Darlene Foster's Blog

Archive for the ‘Writing’ Category

In November of last year, I was a guest on Sally Cronin’s blog where I was asked to list two things on my personal bucket list. One of them was to attend a writers’ conference in Europe. A writer/blogger friend, Mary Smith, suggested I check out the Winchester Writers’ Festival, which I did. In June I attended this 38-year-old festival held at the University of Winchester with 300 other attendees, providing 50 talks, readings and workshops. I had a great time and thought I should share what I learned while there.

DSCN2033

DSCN2042

Entrance to the University of Winchester

I arrived Friday evening in time for dinner where I met other authors over stimulating conversation. Later I attended a talk by James Aitcheson who discussed researching and writing historical fiction which was interesting.

I stayed on campus and found my little room to be comfortable. I felt every bit a student.

DSCN2037

My digs for the weekend. My room was on the second floor.

The next morning, after a good sleep and a hearty breakfast (there were even vege sausages!), we listened to the keynote address with Patrick Gale interviewed by Judith Henegan, Director of the Winchester Writers’ Festival. This prolific writer of 15 novels and counting, spoke about “A Life in Writing”. He offered some great advice and this is some of what I took away from the entertaining and informative discussion.

  1. Write in ink first
  2. Use setting as a character
  3. Place defines a person
  4. End with a glimmer of hope and leave some things unanswered
  5. Remember the reader in the second draft. (are they seeing and feeling what you want them to?)
  6. Children are good to have in a novel as they disrupt, are indiscreet and honest
  7. Readers respond to recognition
  8. Cut out unnecessary stuff, remove anything that reminds people that they are reading
  9. Learn to write by reading
  10. Time is a good editor
  11. Dialogue is good but can slow down the action. It’s OK to use reported speech sometimes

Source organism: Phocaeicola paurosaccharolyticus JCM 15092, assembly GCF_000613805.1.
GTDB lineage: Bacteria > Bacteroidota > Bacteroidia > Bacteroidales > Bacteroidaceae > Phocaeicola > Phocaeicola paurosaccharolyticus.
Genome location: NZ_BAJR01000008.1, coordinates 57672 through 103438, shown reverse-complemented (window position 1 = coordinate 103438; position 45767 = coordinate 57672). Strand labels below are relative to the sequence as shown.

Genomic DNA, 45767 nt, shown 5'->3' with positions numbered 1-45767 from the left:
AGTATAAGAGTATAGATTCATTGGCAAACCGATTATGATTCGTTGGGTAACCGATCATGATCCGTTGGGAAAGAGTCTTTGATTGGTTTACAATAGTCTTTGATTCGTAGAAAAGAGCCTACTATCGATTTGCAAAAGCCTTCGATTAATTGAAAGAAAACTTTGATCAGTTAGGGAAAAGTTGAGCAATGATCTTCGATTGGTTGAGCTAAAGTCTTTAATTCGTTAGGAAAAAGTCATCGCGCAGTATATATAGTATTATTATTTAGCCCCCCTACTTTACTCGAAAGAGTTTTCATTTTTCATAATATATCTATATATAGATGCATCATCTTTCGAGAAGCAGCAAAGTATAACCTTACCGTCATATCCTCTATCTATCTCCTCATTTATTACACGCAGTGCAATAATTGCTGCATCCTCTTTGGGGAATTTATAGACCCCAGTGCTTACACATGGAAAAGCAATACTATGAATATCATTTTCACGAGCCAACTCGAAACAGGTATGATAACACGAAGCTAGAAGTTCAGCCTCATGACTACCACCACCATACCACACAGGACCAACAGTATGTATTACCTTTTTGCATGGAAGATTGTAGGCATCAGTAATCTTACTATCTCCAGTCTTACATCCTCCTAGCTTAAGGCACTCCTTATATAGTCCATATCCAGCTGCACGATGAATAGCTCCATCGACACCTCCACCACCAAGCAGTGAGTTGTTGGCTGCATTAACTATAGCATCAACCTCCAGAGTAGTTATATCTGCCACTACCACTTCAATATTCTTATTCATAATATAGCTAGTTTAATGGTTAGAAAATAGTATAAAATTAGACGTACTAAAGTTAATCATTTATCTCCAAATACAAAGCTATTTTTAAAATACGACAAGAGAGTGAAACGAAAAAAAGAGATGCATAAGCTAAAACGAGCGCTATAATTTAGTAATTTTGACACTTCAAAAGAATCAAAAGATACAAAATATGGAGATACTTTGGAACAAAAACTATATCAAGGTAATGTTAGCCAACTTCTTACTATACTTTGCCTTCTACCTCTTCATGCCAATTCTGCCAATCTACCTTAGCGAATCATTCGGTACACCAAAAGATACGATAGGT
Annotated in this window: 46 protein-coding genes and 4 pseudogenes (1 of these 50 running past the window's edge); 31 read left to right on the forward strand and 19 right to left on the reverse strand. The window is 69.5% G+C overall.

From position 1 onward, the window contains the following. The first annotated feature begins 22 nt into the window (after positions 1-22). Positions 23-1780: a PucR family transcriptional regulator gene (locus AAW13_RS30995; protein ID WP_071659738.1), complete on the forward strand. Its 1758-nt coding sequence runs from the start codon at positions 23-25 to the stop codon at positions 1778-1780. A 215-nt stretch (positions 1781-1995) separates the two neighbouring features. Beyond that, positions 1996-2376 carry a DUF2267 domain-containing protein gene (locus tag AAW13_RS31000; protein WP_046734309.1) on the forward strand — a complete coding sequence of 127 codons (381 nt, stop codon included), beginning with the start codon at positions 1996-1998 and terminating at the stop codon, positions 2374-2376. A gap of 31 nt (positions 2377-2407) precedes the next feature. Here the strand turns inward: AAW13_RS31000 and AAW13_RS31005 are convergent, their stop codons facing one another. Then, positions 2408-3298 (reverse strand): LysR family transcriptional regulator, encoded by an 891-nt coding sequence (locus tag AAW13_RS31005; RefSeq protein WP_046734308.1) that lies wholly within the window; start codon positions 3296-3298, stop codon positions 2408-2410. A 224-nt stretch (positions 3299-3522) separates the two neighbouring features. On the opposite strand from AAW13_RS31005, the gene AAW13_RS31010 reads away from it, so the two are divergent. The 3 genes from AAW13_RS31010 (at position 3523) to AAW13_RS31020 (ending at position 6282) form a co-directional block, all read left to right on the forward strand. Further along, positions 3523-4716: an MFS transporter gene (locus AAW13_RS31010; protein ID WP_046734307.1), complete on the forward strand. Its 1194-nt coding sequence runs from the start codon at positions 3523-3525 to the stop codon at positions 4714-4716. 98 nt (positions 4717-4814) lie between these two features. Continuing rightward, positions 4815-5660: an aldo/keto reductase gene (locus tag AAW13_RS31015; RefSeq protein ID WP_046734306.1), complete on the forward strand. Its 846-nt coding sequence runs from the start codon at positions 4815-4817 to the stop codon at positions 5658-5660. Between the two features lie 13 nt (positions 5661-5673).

12. Readers rewrite the book when they read it

I bought his book, “A Place Called Winter” and he signed it for me. He was very interested in the fact that I was raised near the area in Canada where the story takes place.

IMG_20180616_095652 (2)

 

For the remainder of the day, I attended a number of workshops. One by children’s author, Patrice Lawernce, on “Whose Voice is it Anyway”. She discussed making your characters sound authentic by listening to how people talk and being perpetually curious, knowing their backstory and culture and getting under the skin of your characters.

Another workshop on “Creating a Picture Book”, was facilitated by Andrew Weale. He explained that you have to think visually as you write, write a lot, then pare it down to a few words as you let the pictures talk. Picture book stories can be generated by asking unusual, quirky questions.

“Twitter For Writers” by Claire Fuller gave me a few more ideas on how to maximize my time on Twitter. “Myth, Mystery and Magic” with Sarah Mussi reminded us that goodness wins in the end with examples through the ages. The hero should have a flaw, even if it is a good flaw like being too kind etc. The excellent dinner came with a guest speaker, Helen Dennis, who gave an animated talk about her route to success as a children’s author.

Sunday was an all-day workshop, “Casting the Spell of Place”, with Lorna Ferguson. I loved this as we were given prompts with time to write and share our work. A few points I took away with me.

  1. Cut out unnecessary details of description to avoid making it sound like a travelogue
  2. Don’t make lists
  3. Think of the reader and what effect you want to create
  4. Setting can create mood and atmosphere and help with plotting
  5. Location often takes the character out of their comfort zone
  6. It should transport the reader out of their ordinary world (armchair travelling)
  7. It should create a perception of the culture
  8. Description needs to be broken up with dialogue and action
  9. Be careful of information dumping, it will pull the reader out of the story
  10. If it doesn’t work, try a different setting!